Woodlands has always interested me because of the basis of how the overall city was planned, I have never personally been there, but I have always liked what I have seen. Feel free to post the hell out of this city, it is always enjoyable to see in here.
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Old Posted Nov 9, 2010, 6:26 AM
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Those are paved bike paths I go down them all the time. Those are just pine needles not dirt.
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Old Posted Nov 9, 2010, 6:43 AM
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Pine needles are slippery. We used to slide down the hills in Bastrop State Park for fun on the pine needles. You'd probably get similar results on a bicycle, in fact that's something else we did there. It is nice in The Woodlands. I last visited in 2003 I believe. I still say it would be amazing to have bike lanes down streets like the one I quoted. They wouldn't even have to widen the street, just stripe it. It's plenty wide, the issue would be defining the lanes. Nothing beats the smell of pine air.
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Old Posted Nov 9, 2010, 7:58 AM
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Quote:
Originally Posted by Double L View Post
Those are paved bike paths I go down them all the time. Those are just pine needles not dirt.
I would have to see a better picture of these bike paths, this image does look like a hard dirt path.

And the streets do look like they could handle having bike lanes running down them without causing any real effect to traffic, which it does look like that city would be quite enjoyable to bike around in.
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Old Posted Nov 9, 2010, 8:01 AM
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Those paths are cement, in Kingwood, another community just like this sort of in Houston has a similar bike path system. They are always covered in pine needles like that and road biked dont handle kindly while turning with tons of leaves beneath you, so it can be kinda dangerous.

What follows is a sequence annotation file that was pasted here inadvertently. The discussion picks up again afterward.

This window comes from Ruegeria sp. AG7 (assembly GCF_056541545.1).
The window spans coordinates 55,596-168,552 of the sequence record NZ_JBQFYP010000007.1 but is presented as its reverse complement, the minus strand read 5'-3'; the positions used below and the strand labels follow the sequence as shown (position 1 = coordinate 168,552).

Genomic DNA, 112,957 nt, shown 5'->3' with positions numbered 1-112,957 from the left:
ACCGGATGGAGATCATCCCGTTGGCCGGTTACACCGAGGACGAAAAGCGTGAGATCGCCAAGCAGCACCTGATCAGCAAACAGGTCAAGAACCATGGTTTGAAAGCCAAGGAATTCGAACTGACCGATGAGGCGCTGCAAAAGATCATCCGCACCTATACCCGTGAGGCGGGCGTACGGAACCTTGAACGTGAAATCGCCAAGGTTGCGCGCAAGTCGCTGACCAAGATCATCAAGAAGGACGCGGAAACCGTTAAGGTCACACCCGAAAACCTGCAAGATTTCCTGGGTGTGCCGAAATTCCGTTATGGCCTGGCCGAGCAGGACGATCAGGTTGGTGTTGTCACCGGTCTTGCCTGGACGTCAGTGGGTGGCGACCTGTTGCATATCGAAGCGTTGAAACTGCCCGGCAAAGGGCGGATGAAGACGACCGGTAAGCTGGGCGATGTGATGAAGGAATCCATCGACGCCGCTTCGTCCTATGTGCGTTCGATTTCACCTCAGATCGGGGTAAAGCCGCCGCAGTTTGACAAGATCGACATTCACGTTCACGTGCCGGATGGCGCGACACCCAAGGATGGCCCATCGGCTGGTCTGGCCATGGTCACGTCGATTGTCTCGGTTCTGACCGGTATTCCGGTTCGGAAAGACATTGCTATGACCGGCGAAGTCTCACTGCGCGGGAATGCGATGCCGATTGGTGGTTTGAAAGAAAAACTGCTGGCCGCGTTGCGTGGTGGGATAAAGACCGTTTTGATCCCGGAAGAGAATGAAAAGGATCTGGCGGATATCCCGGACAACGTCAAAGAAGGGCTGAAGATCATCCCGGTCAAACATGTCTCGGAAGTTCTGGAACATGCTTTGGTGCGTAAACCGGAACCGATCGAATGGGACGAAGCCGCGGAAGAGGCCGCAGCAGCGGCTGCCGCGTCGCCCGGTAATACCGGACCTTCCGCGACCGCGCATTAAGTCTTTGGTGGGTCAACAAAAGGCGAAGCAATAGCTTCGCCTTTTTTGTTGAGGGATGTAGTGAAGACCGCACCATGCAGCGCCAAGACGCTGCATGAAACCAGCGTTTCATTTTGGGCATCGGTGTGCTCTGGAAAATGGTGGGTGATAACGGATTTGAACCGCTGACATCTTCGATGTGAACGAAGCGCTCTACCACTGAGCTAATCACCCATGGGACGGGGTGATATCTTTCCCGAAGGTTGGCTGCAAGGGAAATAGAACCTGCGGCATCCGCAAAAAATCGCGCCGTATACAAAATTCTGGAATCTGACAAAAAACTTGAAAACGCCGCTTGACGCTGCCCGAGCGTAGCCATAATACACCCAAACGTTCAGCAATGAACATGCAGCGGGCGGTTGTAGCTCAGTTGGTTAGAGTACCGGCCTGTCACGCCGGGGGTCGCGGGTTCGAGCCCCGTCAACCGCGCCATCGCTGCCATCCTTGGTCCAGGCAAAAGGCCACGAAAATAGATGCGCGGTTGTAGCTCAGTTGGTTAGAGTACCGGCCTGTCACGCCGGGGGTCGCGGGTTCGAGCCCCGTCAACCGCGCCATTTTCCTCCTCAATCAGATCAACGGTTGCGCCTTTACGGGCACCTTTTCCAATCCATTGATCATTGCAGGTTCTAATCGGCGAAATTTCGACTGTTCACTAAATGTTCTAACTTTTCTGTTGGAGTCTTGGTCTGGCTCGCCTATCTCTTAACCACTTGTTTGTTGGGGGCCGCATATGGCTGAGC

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Old Posted Nov 9, 2010, 9:01 AM
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Quote:
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^
Those paths are cement, in Kingwood, another community just like this sort of in Houston has a similar bike path system. They are always covered in pine needles like that and road biked dont handle kindly while turning with tons of leaves beneath you, so it can be kinda dangerous.
Okay, but that still leaves the question of why there isn't bike lanes on the roads as well? Thanks for answering the question though, and I can imagine the pine needles are slippery, we have issues with wet leaves in Portland, or my favorite, the bike safety stops that are painted green are noticeable for drivers, but super slick for bikers...not sure how that is a good thing when you are on a bike.
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Old Posted Nov 9, 2010, 1:04 PM
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this tour is a tease, we need more pics.

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Old Posted Nov 9, 2010, 1:48 PM